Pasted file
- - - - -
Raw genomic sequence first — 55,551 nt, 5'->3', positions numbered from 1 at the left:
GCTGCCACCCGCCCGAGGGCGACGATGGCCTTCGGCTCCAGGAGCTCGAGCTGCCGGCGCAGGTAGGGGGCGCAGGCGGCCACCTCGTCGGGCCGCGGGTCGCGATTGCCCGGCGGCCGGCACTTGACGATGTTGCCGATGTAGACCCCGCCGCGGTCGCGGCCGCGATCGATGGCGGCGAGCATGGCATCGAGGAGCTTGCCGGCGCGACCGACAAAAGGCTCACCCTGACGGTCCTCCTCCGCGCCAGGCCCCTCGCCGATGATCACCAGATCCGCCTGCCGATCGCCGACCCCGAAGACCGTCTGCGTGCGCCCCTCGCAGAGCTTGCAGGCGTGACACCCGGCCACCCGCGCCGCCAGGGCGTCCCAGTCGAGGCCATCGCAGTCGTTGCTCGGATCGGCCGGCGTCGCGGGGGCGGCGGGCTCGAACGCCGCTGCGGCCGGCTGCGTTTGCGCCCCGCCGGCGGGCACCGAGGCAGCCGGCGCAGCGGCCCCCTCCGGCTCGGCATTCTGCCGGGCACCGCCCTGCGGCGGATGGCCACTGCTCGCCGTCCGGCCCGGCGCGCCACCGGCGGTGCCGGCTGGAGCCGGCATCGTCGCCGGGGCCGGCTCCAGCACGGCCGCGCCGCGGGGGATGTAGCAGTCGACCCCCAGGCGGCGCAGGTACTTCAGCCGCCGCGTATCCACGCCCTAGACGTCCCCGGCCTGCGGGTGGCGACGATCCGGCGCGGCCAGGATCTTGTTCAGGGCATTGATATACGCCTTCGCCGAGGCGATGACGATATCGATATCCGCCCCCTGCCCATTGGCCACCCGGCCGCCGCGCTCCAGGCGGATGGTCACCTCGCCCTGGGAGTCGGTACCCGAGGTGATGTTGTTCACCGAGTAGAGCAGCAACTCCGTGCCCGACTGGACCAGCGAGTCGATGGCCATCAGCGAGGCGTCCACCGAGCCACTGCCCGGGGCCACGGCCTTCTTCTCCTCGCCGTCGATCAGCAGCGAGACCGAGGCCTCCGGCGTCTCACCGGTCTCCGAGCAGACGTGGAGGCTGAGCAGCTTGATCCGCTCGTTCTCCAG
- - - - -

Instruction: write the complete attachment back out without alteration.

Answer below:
Raw genomic sequence first — 55,551 nt, 5'->3', positions numbered from 1 at the left:
GCTGCCACCCGCCCGAGGGCGACGATGGCCTTCGGCTCCAGGAGCTCGAGCTGCCGGCGCAGGTAGGGGGCGCAGGCGGCCACCTCGTCGGGCCGCGGGTCGCGATTGCCCGGCGGCCGGCACTTGACGATGTTGCCGATGTAGACCCCGCCGCGGTCGCGGCCGCGATCGATGGCGGCGAGCATGGCATCGAGGAGCTTGCCGGCGCGACCGACAAAAGGCTCACCCTGACGGTCCTCCTCCGCGCCAGGCCCCTCGCCGATGATCACCAGATCCGCCTGCCGATCGCCGACCCCGAAGACCGTCTGCGTGCGCCCCTCGCAGAGCTTGCAGGCGTGACACCCGGCCACCCGCGCCGCCAGGGCGTCCCAGTCGAGGCCATCGCAGTCGTTGCTCGGATCGGCCGGCGTCGCGGGGGCGGCGGGCTCGAACGCCGCTGCGGCCGGCTGCGTTTGCGCCCCGCCGGCGGGCACCGAGGCAGCCGGCGCAGCGGCCCCCTCCGGCTCGGCATTCTGCCGGGCACCGCCCTGCGGCGGATGGCCACTGCTCGCCGTCCGGCCCGGCGCGCCACCGGCGGTGCCGGCTGGAGCCGGCATCGTCGCCGGGGCCGGCTCCAGCACGGCCGCGCCGCGGGGGATGTAGCAGTCGACCCCCAGGCGGCGCAGGTACTTCAGCCGCCGCGTATCCACGCCCTAGACGTCCCCGGCCTGCGGGTGGCGACGATCCGGCGCGGCCAGGATCTTGTTCAGGGCATTGATATACGCCTTCGCCGAGGCGATGACGATATCGATATCCGCCCCCTGCCCATTGGCCACCCGGCCGCCGCGCTCCAGGCGGATGGTCACCTCGCCCTGGGAGTCGGTACCCGAGGTGATGTTGTTCACCGAGTAGAGCAGCAACTCCGTGCCCGACTGGACCAGCGAGTCGATGGCCATCAGCGAGGCGTCCACCGAGCCACTGCCCGGGGCCACGGCCTTCTTCTCCTCGCCGTCGATCAGCAGCGAGACCGAGGCCTCCGGCGTCTCACCGGTCTCCGAGCAGACGTGGAGGCTGAGCAGCTTGATCCGCTCGTTCTCCAG